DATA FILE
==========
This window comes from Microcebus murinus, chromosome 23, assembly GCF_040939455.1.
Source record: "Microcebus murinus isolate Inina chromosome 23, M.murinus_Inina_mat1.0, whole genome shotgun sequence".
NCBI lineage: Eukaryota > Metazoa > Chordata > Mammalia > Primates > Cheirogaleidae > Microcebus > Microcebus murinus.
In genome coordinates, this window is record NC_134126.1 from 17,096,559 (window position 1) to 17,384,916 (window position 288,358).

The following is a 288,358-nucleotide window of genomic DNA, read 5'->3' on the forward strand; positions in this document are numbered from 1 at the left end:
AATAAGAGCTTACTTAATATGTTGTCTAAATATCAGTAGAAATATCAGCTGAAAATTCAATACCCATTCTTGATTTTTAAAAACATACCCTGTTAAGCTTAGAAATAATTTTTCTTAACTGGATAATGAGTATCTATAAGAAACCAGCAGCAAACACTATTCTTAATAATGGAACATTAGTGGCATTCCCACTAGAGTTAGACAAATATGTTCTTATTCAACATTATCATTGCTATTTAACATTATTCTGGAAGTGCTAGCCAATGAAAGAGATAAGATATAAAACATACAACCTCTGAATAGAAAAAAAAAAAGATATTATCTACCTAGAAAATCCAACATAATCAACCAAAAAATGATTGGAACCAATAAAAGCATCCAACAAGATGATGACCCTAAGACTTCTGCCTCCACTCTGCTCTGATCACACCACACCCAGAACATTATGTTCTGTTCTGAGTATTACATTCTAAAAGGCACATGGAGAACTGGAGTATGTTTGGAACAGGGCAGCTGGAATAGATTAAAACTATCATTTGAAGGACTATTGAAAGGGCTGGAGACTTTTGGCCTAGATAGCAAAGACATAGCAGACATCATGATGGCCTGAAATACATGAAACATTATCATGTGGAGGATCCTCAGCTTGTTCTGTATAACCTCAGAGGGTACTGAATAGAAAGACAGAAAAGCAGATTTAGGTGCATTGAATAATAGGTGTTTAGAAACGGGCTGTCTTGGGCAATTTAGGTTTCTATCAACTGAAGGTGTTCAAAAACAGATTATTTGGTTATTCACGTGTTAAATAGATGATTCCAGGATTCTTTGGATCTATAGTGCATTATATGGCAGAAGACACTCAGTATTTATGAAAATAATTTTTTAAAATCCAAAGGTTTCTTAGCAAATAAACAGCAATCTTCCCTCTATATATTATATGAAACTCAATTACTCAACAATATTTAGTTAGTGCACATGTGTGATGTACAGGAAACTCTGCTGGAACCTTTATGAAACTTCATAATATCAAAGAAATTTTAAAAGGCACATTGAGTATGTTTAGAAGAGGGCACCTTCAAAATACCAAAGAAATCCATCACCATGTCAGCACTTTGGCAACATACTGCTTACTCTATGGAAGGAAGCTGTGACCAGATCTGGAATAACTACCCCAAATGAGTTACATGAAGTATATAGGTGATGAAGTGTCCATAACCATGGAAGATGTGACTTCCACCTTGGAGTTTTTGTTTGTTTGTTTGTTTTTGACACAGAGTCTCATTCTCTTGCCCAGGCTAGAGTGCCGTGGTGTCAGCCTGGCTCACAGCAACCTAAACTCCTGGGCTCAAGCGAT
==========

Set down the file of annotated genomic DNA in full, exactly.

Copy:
This window comes from Microcebus murinus, chromosome 23, assembly GCF_040939455.1.
Source record: "Microcebus murinus isolate Inina chromosome 23, M.murinus_Inina_mat1.0, whole genome shotgun sequence".
NCBI lineage: Eukaryota > Metazoa > Chordata > Mammalia > Primates > Cheirogaleidae > Microcebus > Microcebus murinus.
In genome coordinates, this window is record NC_134126.1 from 17,096,559 (window position 1) to 17,384,916 (window position 288,358).

The following is a 288,358-nucleotide window of genomic DNA, read 5'->3' on the forward strand; positions in this document are numbered from 1 at the left end:
AATAAGAGCTTACTTAATATGTTGTCTAAATATCAGTAGAAATATCAGCTGAAAATTCAATACCCATTCTTGATTTTTAAAAACATACCCTGTTAAGCTTAGAAATAATTTTTCTTAACTGGATAATGAGTATCTATAAGAAACCAGCAGCAAACACTATTCTTAATAATGGAACATTAGTGGCATTCCCACTAGAGTTAGACAAATATGTTCTTATTCAACATTATCATTGCTATTTAACATTATTCTGGAAGTGCTAGCCAATGAAAGAGATAAGATATAAAACATACAACCTCTGAATAGAAAAAAAAAAAGATATTATCTACCTAGAAAATCCAACATAATCAACCAAAAAATGATTGGAACCAATAAAAGCATCCAACAAGATGATGACCCTAAGACTTCTGCCTCCACTCTGCTCTGATCACACCACACCCAGAACATTATGTTCTGTTCTGAGTATTACATTCTAAAAGGCACATGGAGAACTGGAGTATGTTTGGAACAGGGCAGCTGGAATAGATTAAAACTATCATTTGAAGGACTATTGAAAGGGCTGGAGACTTTTGGCCTAGATAGCAAAGACATAGCAGACATCATGATGGCCTGAAATACATGAAACATTATCATGTGGAGGATCCTCAGCTTGTTCTGTATAACCTCAGAGGGTACTGAATAGAAAGACAGAAAAGCAGATTTAGGTGCATTGAATAATAGGTGTTTAGAAACGGGCTGTCTTGGGCAATTTAGGTTTCTATCAACTGAAGGTGTTCAAAAACAGATTATTTGGTTATTCACGTGTTAAATAGATGATTCCAGGATTCTTTGGATCTATAGTGCATTATATGGCAGAAGACACTCAGTATTTATGAAAATAATTTTTTAAAATCCAAAGGTTTCTTAGCAAATAAACAGCAATCTTCCCTCTATATATTATATGAAACTCAATTACTCAACAATATTTAGTTAGTGCACATGTGTGATGTACAGGAAACTCTGCTGGAACCTTTATGAAACTTCATAATATCAAAGAAATTTTAAAAGGCACATTGAGTATGTTTAGAAGAGGGCACCTTCAAAATACCAAAGAAATCCATCACCATGTCAGCACTTTGGCAACATACTGCTTACTCTATGGAAGGAAGCTGTGACCAGATCTGGAATAACTACCCCAAATGAGTTACATGAAGTATATAGGTGATGAAGTGTCCATAACCATGGAAGATGTGACTTCCACCTTGGAGTTTTTGTTTGTTTGTTTGTTTTTGACACAGAGTCTCATTCTCTTGCCCAGGCTAGAGTGCCGTGGTGTCAGCCTGGCTCACAGCAACCTAAACTCCTGGGCTCAAGCGAT